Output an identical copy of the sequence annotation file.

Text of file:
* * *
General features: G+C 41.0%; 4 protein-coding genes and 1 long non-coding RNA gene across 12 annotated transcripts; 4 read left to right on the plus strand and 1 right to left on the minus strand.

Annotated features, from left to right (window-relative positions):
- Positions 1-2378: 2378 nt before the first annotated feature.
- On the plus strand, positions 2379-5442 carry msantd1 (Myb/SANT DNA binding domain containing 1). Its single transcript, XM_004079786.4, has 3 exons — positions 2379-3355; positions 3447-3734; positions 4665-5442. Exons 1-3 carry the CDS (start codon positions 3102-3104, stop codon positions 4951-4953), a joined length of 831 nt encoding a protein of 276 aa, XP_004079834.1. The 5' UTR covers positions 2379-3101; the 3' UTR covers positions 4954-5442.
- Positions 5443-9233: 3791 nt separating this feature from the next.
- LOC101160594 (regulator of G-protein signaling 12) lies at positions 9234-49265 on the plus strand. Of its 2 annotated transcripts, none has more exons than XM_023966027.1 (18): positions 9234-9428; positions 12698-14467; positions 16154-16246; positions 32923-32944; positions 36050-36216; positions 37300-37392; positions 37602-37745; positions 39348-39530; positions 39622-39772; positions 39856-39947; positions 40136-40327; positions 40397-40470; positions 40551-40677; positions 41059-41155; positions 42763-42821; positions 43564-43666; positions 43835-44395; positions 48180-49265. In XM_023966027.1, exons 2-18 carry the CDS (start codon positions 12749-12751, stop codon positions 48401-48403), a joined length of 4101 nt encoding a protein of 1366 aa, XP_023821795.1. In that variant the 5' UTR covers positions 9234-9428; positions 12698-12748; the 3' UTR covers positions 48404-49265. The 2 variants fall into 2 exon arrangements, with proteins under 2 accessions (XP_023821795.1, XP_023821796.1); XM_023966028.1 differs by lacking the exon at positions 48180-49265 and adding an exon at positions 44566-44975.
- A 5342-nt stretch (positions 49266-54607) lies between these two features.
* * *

General features: G+C 41.0%; 4 protein-coding genes and 1 long non-coding RNA gene across 12 annotated transcripts; 4 read left to right on the plus strand and 1 right to left on the minus strand.

Annotated features, from left to right (window-relative positions):
- Positions 1-2378: 2378 nt before the first annotated feature.
- On the plus strand, positions 2379-5442 carry msantd1 (Myb/SANT DNA binding domain containing 1). Its single transcript, XM_004079786.4, has 3 exons — positions 2379-3355; positions 3447-3734; positions 4665-5442. Exons 1-3 carry the CDS (start codon positions 3102-3104, stop codon positions 4951-4953), a joined length of 831 nt encoding a protein of 276 aa, XP_004079834.1. The 5' UTR covers positions 2379-3101; the 3' UTR covers positions 4954-5442.
- Positions 5443-9233: 3791 nt separating this feature from the next.
- LOC101160594 (regulator of G-protein signaling 12) lies at positions 9234-49265 on the plus strand. Of its 2 annotated transcripts, none has more exons than XM_023966027.1 (18): positions 9234-9428; positions 12698-14467; positions 16154-16246; positions 32923-32944; positions 36050-36216; positions 37300-37392; positions 37602-37745; positions 39348-39530; positions 39622-39772; positions 39856-39947; positions 40136-40327; positions 40397-40470; positions 40551-40677; positions 41059-41155; positions 42763-42821; positions 43564-43666; positions 43835-44395; positions 48180-49265. In XM_023966027.1, exons 2-18 carry the CDS (start codon positions 12749-12751, stop codon positions 48401-48403), a joined length of 4101 nt encoding a protein of 1366 aa, XP_023821795.1. In that variant the 5' UTR covers positions 9234-9428; positions 12698-12748; the 3' UTR covers positions 48404-49265. The 2 variants fall into 2 exon arrangements, with proteins under 2 accessions (XP_023821795.1, XP_023821796.1); XM_023966028.1 differs by lacking the exon at positions 48180-49265 and adding an exon at positions 44566-44975.
- A 5342-nt stretch (positions 49266-54607) lies between these two features.